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Singapore Hosts 5th Annual Biologistics World Asia Event

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Singapore is hosting the 5th edition of the Annual Biologistics World Asia event that brings together industry captains in the Asia-Pacific region.

This event scheduled for March 16-17th focuses on logistics and supply chain of bio-pharmaceuticals!

According to organizers, this event will bring 150+ high-profile attendees together to discuss, debate and brainstorm on the most pertinent issues affecting the biopharmaceutical logistics network.

It will be attended by decision makers who will influence the future of Asia’s healthcare logistics industry. Leverage on this year’s best marketing and sales opportunity to access the fastest growing healthcare logistics and cold chain market of the world! Your potential clients and partners are hungry for new supply chain ideas, logistic and packaging technologies and services, and they need you to make it happen.

The event is an avenue for meeting key Supply Chain, Logistics, Distribution, Procurement, Validation, & Quality stakeholders from International and Regional Biopharma, BIG Pharma, Biorepositories, CROs, Solution Providers, Academic & Research Institutes and Government & Regulatory bodies across Singapore, South Korea, Taiwan, Japan, Australia, India, Indonesia, Malaysia, and China.

This annual event is prepared from a concept that most of the biopharma companies are looking at improving the effectiveness and efficiency of their quality efforts by crafting and implementing a comprehensive program that takes the entire supply chain into account, from the materials provided by key vendors to production, packaging, disposition, and distribution.

Biologistics World Asia seeks to tackle all these challenges and introduce new perspectives in today’s fast evolving cold chain environment by bringing together key opinion leaders, rising players and market experts to discuss, debate and brainstorm on the most pertinent issues.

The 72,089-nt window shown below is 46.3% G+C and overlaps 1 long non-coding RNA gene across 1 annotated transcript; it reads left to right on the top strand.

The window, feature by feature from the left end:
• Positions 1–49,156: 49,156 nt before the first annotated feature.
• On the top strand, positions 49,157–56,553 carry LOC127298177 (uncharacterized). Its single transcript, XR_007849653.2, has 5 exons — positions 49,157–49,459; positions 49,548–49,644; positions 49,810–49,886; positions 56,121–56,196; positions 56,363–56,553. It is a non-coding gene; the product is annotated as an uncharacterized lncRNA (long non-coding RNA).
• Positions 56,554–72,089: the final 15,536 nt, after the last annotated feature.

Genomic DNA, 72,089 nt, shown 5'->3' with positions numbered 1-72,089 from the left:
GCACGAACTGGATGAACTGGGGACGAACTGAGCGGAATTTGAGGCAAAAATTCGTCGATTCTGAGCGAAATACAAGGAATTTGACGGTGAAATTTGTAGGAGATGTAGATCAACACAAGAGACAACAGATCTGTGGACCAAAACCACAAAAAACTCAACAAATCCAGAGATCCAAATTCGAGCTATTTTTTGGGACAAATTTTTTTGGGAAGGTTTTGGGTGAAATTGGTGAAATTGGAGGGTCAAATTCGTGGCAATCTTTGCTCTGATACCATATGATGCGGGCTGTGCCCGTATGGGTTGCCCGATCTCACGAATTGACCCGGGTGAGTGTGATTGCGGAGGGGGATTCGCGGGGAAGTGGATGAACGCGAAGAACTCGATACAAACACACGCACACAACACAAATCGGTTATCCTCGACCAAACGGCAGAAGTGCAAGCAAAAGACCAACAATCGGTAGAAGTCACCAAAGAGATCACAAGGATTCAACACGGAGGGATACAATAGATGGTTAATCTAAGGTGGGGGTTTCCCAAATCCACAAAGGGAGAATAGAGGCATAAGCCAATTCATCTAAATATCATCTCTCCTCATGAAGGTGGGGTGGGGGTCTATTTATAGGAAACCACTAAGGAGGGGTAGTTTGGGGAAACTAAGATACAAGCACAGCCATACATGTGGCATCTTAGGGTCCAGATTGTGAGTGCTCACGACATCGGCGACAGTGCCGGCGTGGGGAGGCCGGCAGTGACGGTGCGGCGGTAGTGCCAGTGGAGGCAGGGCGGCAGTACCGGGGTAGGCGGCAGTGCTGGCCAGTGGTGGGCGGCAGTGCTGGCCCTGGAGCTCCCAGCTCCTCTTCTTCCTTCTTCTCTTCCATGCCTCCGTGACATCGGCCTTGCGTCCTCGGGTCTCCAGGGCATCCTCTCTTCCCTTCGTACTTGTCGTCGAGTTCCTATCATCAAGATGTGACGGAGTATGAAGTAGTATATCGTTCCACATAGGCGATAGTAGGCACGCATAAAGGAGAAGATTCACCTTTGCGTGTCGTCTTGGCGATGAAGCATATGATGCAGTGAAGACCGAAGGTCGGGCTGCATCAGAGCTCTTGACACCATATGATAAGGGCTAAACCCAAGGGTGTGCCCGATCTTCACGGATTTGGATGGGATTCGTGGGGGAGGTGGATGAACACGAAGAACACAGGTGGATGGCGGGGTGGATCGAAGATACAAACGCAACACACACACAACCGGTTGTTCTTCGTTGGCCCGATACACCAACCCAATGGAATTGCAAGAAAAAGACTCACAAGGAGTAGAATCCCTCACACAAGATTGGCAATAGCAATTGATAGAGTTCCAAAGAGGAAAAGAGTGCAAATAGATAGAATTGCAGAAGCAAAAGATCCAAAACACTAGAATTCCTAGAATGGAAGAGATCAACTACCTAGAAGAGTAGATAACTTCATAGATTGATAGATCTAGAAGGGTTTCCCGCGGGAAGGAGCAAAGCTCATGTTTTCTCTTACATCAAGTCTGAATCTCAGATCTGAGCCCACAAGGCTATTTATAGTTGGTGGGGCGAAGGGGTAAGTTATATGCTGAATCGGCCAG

some key speakers include; DR. RAJ SHANKAR GHOSH Bill and Melinda Gates Foundation, CLEO KONTORAVDI Imperial College London, Andreas Weiller of Novartis, Prof. Mazen Hassanain of SaudiVax, Swapank Jana of Serum Institute of India, Rakesh Vyas of PT Sanbe Farma, and Ujwala Vilas Salvi of NUCLEON Therapeutics LLP among several others.

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Science

US Hates Vaccine Passports, Europe Loves Them

Back in 1992, Yiannis Klouvas converted an old cinema into the Blue Lagoon restaurant, which garnered a strong reputation for live music. There is no music now.

The business, like so many others on the Greek island of Rhodes, is struggling due to the pandemic’s restrictions on travel.

“If we see a tourist on the street these days,” he says, “we take a photo to remember them.”

Mr. Klouvas is now banking on the EU Digital COVID Certificate, also known as the “green passport,” to save the summer.

Starting July 1, all EU member states will accept the certificates as proof of COVID-19 vaccination, a recent negative test, or recovery from the disease.

The plan got a resounding yes at the European Parliament on June 9. All EU member states, Liechtenstein, and Norway will implement the passport.

But across the Atlantic, the idea faces strong head winds, whether for travel or domestic use. The Biden administration has ruled out introducing vaccination passports, and some states even ban them.

Fox News talk show host Tucker Carlson likened the use of them to segregation. “Medical Jim Crow has come to America,” he said.

Prioritizing freedom and fears of government overreach underpin the rejection of vaccine certificates in the U.S., while European societies have grappled more with issues of privacy and fairness.

And so as Western countries savor a return to the old, this phase of post-pandemic mobility is being shaped by cultural attitudes – like Europeans’ tendency to make the most of having entirely different cultures within a few hours’ drive – and the initial responses to the pandemic.